• Advise on and manage the CIL process including relief."

Vintage cookbook [square]Fun fact: Battle was the birthplace in 1799 of the poet and pioneering cookery writer Eliza Acton, whose Modern Cookery for Private Families created the template for present day recipe books.

It was pioneering for several reasons: it was aimed at a domestic audience; it was the fist cookery book to list ingredients and give suggested cooking times; it included the first recipes for Brussels sprouts and spaghetti, as well as Christmas pudding.

Though born in Battle, to a brewer and his wife, Acton grew up in Ipswich. In 1817 - still a teenager - she founded a boarding school for girls. At some point she travelled in France (possibly for health reasons, possibly to give birth to an illegitimate daughter). On her return to England, she began writing poetry and had a number published. In 1845 she published the first version of her cookbook for middle-class families.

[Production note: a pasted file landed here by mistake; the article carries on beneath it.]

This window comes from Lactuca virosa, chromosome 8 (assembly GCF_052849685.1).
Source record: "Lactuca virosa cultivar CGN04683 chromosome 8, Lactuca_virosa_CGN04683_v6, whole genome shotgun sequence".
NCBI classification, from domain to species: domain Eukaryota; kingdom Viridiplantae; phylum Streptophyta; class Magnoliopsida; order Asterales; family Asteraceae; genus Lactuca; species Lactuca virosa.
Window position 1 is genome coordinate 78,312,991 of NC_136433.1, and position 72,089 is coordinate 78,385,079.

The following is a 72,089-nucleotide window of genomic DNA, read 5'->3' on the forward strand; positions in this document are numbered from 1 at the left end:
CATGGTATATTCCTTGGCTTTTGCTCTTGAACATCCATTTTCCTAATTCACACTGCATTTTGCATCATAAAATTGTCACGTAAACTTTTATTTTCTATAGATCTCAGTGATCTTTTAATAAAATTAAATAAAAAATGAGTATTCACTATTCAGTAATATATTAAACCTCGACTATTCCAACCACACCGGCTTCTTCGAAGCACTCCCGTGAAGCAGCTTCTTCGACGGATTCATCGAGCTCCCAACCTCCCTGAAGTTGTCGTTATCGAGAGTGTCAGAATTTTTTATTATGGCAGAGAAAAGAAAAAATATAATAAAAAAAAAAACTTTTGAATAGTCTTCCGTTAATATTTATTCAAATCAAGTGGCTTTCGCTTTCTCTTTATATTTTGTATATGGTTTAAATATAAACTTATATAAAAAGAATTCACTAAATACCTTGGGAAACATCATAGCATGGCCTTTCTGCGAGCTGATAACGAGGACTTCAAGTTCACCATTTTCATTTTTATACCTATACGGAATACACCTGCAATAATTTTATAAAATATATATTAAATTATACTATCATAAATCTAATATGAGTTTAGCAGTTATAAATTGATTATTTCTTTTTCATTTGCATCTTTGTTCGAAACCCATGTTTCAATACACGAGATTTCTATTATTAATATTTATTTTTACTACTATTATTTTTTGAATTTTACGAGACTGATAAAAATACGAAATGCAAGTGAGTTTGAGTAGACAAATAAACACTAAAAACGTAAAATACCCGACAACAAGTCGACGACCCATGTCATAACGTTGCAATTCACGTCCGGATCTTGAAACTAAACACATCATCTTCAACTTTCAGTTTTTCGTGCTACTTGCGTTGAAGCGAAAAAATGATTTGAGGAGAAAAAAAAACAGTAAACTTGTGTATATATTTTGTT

This was a revelation and, because of the high quality of Acton's prose, is still highly regarded today by the likes of Delia Smith and Elizabeth David.

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Location: Milton Keynes, Buckinghamshire

The job: "Proactive, ambitious and hardworking, you will work with fellow officers within the team, to deliver an effective development management service for Milton Keynes Council.

"You will work closely with others, helping to shape the planning services to deliver physical, social and economic growth for Milton Keynes. The role involves supporting case officers in determining planning applications, with opportunities to develop and progress in the role, and take on a small caseload of your own applications.